Beware the Shortcuts
by Gerry Ebbers, SCSBC Consultant for Stewardship & Development ◊
When Christian schools in BC began to receive government funding for operating costs some 30 years ago, there was an audible sigh of relief from board members who had been responsible for fundraising to cover the difference between operating costs and what parents could afford for tuition. After all, no one likes to ask for money. So the time of annual drives and fundraising banquets came to an end as schools thrived in a time of government support and increasing enrolment.
Over time a lot of “small” fundraisers crept in as boards, reluctant to get back into fundraising, allowed teachers to raise money for trips and projects. As well, insufficient operating budgets forced staff and parents to raise money for library books or furniture for the staff room or whatever. (Check your school’s history and you’ll find lots of examples.)
Eventually these shortcuts in good fiscal and development policy led to our current situation:
- There are so many fundraisers going on that parents are tired of the constant “asks” and the dollars being raised annually are decreasing;
- We don’t look any different from our local public school when it comes to the plethora of stuff we sell or the “thons” we run;
- We can’t raise the significant money we need for capital projects because we have lost our connections to our broader supporting community (former parents, alumni, grandparents, churches);
- Our parents see our schools as a fee-for-service rather than as a broad-based community that is committed to Christian education;
- Our founders and grandparents are not including the school in their estate planning.
Development work is not hard work, but it is constant. It’s reminding people of the vision and mission of the school and inviting them to be part of it. No opportunity should be missed to communicate that message. It means staying in touch with parents after their children graduate, with alumni, and with that important founding generation of the school. How much money have we lost over the decades? When you include lost estate gifts, probably as much or more than we’ve received from the government.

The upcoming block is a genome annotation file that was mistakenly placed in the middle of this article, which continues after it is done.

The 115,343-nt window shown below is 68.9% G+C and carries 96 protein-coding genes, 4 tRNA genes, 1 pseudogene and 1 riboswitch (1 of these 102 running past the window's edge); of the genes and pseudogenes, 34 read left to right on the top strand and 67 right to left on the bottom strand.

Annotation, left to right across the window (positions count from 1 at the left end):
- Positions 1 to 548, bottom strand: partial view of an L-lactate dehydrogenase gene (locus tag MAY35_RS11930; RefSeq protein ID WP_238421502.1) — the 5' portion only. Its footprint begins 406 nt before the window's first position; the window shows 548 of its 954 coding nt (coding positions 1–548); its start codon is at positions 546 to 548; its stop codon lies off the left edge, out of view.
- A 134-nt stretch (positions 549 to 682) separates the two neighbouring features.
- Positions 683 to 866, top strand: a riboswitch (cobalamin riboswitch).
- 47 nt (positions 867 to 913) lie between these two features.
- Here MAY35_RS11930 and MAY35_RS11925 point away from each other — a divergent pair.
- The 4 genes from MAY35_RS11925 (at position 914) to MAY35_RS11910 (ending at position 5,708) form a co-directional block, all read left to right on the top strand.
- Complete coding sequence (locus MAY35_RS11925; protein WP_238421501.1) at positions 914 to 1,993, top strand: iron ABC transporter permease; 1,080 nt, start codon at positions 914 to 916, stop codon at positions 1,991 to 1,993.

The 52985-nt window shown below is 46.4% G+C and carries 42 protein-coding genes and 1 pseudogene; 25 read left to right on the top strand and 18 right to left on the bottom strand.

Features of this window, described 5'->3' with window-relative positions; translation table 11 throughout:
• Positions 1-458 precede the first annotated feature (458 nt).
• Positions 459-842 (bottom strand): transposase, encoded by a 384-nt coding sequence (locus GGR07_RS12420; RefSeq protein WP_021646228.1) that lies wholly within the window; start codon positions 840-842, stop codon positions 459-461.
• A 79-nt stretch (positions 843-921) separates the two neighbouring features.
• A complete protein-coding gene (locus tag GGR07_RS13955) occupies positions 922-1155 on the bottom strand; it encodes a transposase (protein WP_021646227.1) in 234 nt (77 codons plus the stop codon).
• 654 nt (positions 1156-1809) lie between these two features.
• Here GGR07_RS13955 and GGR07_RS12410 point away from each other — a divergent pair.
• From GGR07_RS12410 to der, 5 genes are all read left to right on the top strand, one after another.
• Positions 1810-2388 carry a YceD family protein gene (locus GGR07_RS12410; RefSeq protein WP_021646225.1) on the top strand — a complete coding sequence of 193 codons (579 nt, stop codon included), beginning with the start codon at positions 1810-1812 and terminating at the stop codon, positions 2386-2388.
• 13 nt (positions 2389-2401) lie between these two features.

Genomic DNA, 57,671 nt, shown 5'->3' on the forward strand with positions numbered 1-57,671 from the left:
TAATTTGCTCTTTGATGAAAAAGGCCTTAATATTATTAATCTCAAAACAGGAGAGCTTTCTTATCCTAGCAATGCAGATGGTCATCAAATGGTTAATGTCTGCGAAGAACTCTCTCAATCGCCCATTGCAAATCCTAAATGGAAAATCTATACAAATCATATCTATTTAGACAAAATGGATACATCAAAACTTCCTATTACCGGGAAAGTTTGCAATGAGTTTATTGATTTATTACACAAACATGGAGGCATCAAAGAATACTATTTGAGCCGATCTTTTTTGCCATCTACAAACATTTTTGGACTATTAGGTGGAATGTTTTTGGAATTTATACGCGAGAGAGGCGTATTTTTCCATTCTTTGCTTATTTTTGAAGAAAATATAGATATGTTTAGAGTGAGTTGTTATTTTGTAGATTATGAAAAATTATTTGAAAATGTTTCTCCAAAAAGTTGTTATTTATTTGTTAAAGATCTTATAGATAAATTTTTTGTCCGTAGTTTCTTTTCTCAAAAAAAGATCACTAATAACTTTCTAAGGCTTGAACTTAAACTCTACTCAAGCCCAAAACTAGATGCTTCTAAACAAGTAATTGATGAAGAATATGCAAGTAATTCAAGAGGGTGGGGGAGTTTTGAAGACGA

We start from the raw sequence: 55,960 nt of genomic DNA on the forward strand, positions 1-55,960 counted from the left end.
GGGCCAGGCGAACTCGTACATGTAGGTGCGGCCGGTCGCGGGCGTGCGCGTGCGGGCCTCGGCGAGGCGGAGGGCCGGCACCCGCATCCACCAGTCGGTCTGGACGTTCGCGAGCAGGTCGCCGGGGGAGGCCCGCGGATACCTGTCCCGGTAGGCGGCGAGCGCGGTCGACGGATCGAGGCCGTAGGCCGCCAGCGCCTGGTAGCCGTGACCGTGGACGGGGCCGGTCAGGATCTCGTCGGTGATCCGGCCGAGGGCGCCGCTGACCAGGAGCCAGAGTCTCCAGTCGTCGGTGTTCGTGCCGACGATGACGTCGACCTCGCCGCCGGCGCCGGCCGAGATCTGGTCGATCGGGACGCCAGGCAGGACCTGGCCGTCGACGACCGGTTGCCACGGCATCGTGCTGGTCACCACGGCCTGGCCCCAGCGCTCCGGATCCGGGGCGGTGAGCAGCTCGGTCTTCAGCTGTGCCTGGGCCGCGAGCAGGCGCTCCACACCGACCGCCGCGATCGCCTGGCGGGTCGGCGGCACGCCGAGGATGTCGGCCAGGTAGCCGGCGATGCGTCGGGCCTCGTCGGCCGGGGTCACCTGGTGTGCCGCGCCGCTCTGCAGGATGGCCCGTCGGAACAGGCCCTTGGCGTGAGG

Thankfully the situation is changing as boards recognize the importance of development and are willing to put the people and resources in place to make it happen. Schools that have made this change are seeing more funds raised through one or two good activities than from their previous multitudinous fundraisers. It took decades to lose the support we used to have and it will take a decade to get it back. We may be able to reconnect with alumni, but we’ve probably lost the support of former parents and founders whom we have ignored for decades. There are no shortcuts or quick fixes. And boards that reduce development resources and staff when the budget is tight or when enrolment decreases are simply “shooting themselves in the foot.” No business cuts its sales staff in order to get more sales, nor can a board expect more students or increased funds if it cuts its development staff. If you don’t do the right things now, the losses in the future will be even greater than what you have already experienced.